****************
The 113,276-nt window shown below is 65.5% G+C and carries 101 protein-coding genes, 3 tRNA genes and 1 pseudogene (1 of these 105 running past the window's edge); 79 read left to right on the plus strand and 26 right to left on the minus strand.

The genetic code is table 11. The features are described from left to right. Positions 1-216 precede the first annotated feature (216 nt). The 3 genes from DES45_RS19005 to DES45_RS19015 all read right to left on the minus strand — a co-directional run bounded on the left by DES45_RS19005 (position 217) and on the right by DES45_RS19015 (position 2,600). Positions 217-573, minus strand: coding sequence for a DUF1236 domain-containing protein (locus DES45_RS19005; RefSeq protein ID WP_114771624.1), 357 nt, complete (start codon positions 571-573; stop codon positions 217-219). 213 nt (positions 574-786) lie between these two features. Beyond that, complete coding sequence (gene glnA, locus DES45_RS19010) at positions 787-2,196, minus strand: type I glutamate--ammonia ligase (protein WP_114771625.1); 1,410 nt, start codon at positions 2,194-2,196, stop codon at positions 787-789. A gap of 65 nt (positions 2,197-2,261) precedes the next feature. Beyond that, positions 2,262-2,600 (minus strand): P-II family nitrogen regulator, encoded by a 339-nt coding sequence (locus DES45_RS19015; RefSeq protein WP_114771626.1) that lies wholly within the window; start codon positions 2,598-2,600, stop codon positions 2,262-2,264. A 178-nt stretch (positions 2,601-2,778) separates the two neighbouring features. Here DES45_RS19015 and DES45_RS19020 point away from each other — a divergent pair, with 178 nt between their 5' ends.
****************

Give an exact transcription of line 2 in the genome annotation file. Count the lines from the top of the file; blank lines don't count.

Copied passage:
The genetic code is table 11. The features are described from left to right. Positions 1-216 precede the first annotated feature (216 nt). The 3 genes from DES45_RS19005 to DES45_RS19015 all read right to left on the minus strand — a co-directional run bounded on the left by DES45_RS19005 (position 217) and on the right by DES45_RS19015 (position 2,600). Positions 217-573, minus strand: coding sequence for a DUF1236 domain-containing protein (locus DES45_RS19005; RefSeq protein ID WP_114771624.1), 357 nt, complete (start codon positions 571-573; stop codon positions 217-219). 213 nt (positions 574-786) lie between these two features. Beyond that, complete coding sequence (gene glnA, locus DES45_RS19010) at positions 787-2,196, minus strand: type I glutamate--ammonia ligase (protein WP_114771625.1); 1,410 nt, start codon at positions 2,194-2,196, stop codon at positions 787-789. A gap of 65 nt (positions 2,197-2,261) precedes the next feature. Beyond that, positions 2,262-2,600 (minus strand): P-II family nitrogen regulator, encoded by a 339-nt coding sequence (locus DES45_RS19015; RefSeq protein WP_114771626.1) that lies wholly within the window; start codon positions 2,598-2,600, stop codon positions 2,262-2,264. A 178-nt stretch (positions 2,601-2,778) separates the two neighbouring features. Here DES45_RS19015 and DES45_RS19020 point away from each other — a divergent pair, with 178 nt between their 5' ends.